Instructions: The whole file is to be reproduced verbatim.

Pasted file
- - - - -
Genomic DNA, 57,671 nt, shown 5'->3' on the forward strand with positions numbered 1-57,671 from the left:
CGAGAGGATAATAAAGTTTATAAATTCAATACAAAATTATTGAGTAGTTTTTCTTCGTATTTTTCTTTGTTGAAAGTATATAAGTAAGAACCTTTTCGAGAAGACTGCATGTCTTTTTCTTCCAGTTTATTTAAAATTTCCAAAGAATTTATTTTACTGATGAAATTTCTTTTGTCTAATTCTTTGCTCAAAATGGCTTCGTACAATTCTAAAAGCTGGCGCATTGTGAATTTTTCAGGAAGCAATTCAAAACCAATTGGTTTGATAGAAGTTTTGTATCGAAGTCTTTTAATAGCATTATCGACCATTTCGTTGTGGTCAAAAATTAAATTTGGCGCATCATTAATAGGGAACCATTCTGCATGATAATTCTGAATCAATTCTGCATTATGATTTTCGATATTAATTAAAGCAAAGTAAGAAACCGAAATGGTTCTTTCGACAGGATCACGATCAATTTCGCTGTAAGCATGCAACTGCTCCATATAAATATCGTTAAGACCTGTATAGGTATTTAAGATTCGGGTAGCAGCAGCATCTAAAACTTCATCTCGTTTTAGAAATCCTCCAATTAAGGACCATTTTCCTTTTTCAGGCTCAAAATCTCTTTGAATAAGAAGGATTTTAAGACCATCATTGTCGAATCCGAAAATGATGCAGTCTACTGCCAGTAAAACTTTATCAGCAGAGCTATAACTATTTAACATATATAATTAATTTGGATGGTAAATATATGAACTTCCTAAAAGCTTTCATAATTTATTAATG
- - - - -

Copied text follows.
Genomic DNA, 57,671 nt, shown 5'->3' on the forward strand with positions numbered 1-57,671 from the left:
CGAGAGGATAATAAAGTTTATAAATTCAATACAAAATTATTGAGTAGTTTTTCTTCGTATTTTTCTTTGTTGAAAGTATATAAGTAAGAACCTTTTCGAGAAGACTGCATGTCTTTTTCTTCCAGTTTATTTAAAATTTCCAAAGAATTTATTTTACTGATGAAATTTCTTTTGTCTAATTCTTTGCTCAAAATGGCTTCGTACAATTCTAAAAGCTGGCGCATTGTGAATTTTTCAGGAAGCAATTCAAAACCAATTGGTTTGATAGAAGTTTTGTATCGAAGTCTTTTAATAGCATTATCGACCATTTCGTTGTGGTCAAAAATTAAATTTGGCGCATCATTAATAGGGAACCATTCTGCATGATAATTCTGAATCAATTCTGCATTATGATTTTCGATATTAATTAAAGCAAAGTAAGAAACCGAAATGGTTCTTTCGACAGGATCACGATCAATTTCGCTGTAAGCATGCAACTGCTCCATATAAATATCGTTAAGACCTGTATAGGTATTTAAGATTCGGGTAGCAGCAGCATCTAAAACTTCATCTCGTTTTAGAAATCCTCCAATTAAGGACCATTTTCCTTTTTCAGGCTCAAAATCTCTTTGAATAAGAAGGATTTTAAGACCATCATTGTCGAATCCGAAAATGATGCAGTCTACTGCCAGTAAAACTTTATCAGCAGAGCTATAACTATTTAACATATATAATTAATTTGGATGGTAAATATATGAACTTCCTAAAAGCTTTCATAATTTATTAATG